The sound was crisp and clean, with so much overtone extension I looked up occasionally to be sure there was still room on my ceiling for all the high frequencies. I mean that in a good way, of course.

Just do that funk
When I played Rodney Crowell's "I Know Love Is All I Need" on the Musical Fidelity X-RayV3,1 it tightened up the woolly bass but also made the acoustic guitars sound leaner, too. The X-RayV3 had more bite but less bloom—not a lot, but enough to make me find the 99 CDP-2 truer to my experiences listening to The Houston Kid on my Ayre C-5xe.

I was less sure of my preference with Gary Burton's "The Colors of Chloë," primarily because the X-RayV3's deeper, tauter bass gave the track more heft—and a modicum more forward momentum. On the other hand, the 99 CDP-2's refined sound was very seductive. Close call, advantage Musical Fidelity.

However, on the Arturo Delmoni Ysaÿe track, the Quad's suave, extended top end sounded much more like Delmoni's in-room tone than the X-RayV3's crisper, slightly steelier presentation. The X-RayV3 again had a bit more bodily heft than the Quad, which shaved a bit of that body off the sound in favor of a smoother presentation.

I can't quite shake the suspicion that the Quad may have been dumping the smallest amount of detail in favor of tonality, but that's probably the way I'd call it if I were "tuning" a product myself. Was it more "accurate" than the X-RayV3? Well, it isn't an either/or question, because both sounded different from the original event (that's the nature of recording, if not reproduction). But if I had my druthers, I'd choose the 99 CDP-2.

I do!
One of the phrases we reviewers lean on so heavily is "all things being equal." In fact, things seldom are all that equal, and the Quad 99 CDP-2 is a great example of how a product can be designed so that they aren't. At $1350, it's positioned nicely between the first layer of ambitious but affordable CD players and the next level: high-aspiration players at or near the $2k price point, such as the late, lamented Classé CDP-10. Just on a strict sound/dollar ratio, the 99 CDP-2 would be a contender.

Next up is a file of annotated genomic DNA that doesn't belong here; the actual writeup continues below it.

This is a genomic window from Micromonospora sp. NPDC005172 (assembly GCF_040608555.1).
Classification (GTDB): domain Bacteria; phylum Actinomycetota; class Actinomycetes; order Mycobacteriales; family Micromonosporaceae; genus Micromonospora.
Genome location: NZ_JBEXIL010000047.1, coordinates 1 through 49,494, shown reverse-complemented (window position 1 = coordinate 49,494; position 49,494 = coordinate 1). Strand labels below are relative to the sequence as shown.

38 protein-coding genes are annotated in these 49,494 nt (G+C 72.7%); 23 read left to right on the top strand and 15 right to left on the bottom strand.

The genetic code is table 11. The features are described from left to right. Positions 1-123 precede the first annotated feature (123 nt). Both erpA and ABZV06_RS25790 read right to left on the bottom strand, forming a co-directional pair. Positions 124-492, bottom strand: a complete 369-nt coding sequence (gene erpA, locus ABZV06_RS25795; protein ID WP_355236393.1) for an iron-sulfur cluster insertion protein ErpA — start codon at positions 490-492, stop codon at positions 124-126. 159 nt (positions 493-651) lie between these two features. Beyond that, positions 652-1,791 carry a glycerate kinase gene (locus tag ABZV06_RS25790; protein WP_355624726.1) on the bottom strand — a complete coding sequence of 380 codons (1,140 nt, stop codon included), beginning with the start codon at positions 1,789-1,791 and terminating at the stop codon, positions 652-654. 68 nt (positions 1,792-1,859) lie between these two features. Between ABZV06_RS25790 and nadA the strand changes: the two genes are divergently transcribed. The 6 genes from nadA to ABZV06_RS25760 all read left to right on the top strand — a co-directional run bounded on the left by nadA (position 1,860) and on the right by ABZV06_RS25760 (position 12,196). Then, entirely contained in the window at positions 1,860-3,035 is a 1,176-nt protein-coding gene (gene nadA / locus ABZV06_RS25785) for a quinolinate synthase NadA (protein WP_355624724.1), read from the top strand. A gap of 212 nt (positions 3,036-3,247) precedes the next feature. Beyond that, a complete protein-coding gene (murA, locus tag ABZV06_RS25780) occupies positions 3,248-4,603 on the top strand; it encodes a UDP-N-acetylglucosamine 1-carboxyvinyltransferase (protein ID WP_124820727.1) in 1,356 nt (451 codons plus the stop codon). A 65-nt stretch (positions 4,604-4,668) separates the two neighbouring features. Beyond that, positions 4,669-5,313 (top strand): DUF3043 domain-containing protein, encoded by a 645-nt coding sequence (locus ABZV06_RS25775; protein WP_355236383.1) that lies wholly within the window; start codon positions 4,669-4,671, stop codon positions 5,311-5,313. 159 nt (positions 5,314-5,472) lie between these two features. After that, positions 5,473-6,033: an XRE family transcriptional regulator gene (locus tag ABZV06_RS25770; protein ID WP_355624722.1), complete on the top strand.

But it's more than a CD player. The addition of digital inputs and digital switching make it a fabulous addition to a system. Got an XM Radio tuner with digital out? The 99 CDP-2 will make it sound better. Got a DirecTV box with digital out? If you listen in two-channel mode (some of us do), you can make it sound a lot better through the 99 CDP-2. And if you have a DVD player with hi-rez PCM out, you can hear a whole new ballgame from the few hi-rez discs you can get your hands on. (No, I wouldn't buy anything just for this feature, but it's a pretty nice lagniappe.)

Although I wasn't all that impressed with the variable-output feature, I can see situations in which I might take advantage of it, although in those situations, I'm not sure a $1350 CD player is the best solution in the first place.

But, tarnation and great balls of fire! Add all of those features together and the Quad 99 CDP-2 starts to scream Buy me! Or, at the very least, Try me!

At its price, it's almost certainly what you need—and what you want.

Quad Electroacoustics Ltd.
US distributor: IAG America
15 Walpole Park South
Walpole, MA 02081
(508) 650-3950